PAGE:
In addition, none of the GMC–scale simulations yet include all feedback modes. It is often said that HII regions are likely to be the most important feedback mechanism on GMC scales, at least until the detonation of the first supernova. While this is probably true, it does not mean that other types of feedback can be ignored. Some molecular clouds, such as Ophiuchus, are too small to form any OB stars and are of necessity dominated by accretion feedback. Such clouds are the most common by number and, in galaxies such as M33, which has a very steep GMC mass function, they also dominate the molecular mass. Offner et al., (2009) makes the point that even in clouds that are massive enough to manufacture O–stars, accretion is still the dominant mode before these massive stars are born (and may continue to be even afterwards in places which are shielded from ionising photons). Accretion feedback therefore does help determine the environments in which the massive stars form, particularly cloud properties such as the star formation efficiency at that epoch. This can also be said with regard to magnetic fields.
Two problems which are therefore of crucial importance are determining how all the different feedback types interact with one another in clouds with various different properties (density, escape velocity, geometry, etc.), and how magnetic fields contribute to this picture. It is clear from work already done that different feedback mechanisms are not necessarily additive (e.g. Myers et al., 2014), and that the likely most important mechanism – HII regions – can be strongly affected by magnetic fields (e.g Gendelev and Krumholz, 2012). In addition, the work of Hennebelle and Iffrig, (2014) shows that the effects of SN feedback on the largest scales is likely to be strongly dependent on the details of the environment in which the massive stars explode, which sets the relative quantities of thermal and kinetic energy deposited. Teasing out all these interactions requires a great deal of painstaking work, particularly if we wish to explain, as opposed to simply reproduce, the evolution of molecular clouds.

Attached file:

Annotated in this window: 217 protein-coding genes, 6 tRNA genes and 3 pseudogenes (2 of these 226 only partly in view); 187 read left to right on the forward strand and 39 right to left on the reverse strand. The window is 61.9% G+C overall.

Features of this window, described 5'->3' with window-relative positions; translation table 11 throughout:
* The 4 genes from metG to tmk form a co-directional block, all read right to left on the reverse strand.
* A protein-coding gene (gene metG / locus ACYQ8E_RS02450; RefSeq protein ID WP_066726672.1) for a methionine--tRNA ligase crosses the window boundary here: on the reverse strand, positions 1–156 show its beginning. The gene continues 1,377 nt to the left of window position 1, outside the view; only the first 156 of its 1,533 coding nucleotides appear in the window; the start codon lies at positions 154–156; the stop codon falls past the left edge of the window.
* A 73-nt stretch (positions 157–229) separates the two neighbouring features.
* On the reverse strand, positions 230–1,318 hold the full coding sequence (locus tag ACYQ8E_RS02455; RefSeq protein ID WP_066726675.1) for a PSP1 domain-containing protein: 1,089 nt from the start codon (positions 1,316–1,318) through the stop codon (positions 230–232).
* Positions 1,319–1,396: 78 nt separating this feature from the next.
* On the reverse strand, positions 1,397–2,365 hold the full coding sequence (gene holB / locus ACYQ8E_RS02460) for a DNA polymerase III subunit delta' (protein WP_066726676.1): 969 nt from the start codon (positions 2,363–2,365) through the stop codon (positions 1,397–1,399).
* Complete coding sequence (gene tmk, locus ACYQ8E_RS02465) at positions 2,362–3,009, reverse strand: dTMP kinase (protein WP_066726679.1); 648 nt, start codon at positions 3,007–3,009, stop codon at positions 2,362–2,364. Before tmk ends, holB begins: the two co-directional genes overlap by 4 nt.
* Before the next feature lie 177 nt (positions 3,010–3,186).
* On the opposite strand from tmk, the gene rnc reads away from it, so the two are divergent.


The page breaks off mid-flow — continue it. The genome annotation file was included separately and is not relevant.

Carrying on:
They are some important disagreements between models that need to be resolved. Those that have emerged between flux–limited diffusion and variable Eddington tensor radiation transport methods are of particular concern. However, the question of why some galactic disc simulations require feedback to produce realistic galaxy properties whilst some can achieve them without feedback (e.g Wada and Norman, 2007) is also curious and needs to be explored, as is the differing opinions of, for example, Colín et al., (2013) and Dale et al., (2014) on how efficiently ionisation is able to disperse intermediate–mass GMCs. While much progress has been made, and the pace is accelerating, many of the details of the effects of feedback on star formation, the ISM and galactic structure are still murky.
The author is grateful for the support of the DFG cluster of excellence ‘Origin and Structure of the Universe'. In writing this review, he has made extensive use of the nasa/sao ads literature search engine and of the papers software package (http://www.papersapp.com), without either of which the process would have been much longer and more tedious. The author is also grateful to David Hubber for useful discussions of numerical methods, and to the referee, Ant Whitworth, for a characteristically careful reading of the manuscript.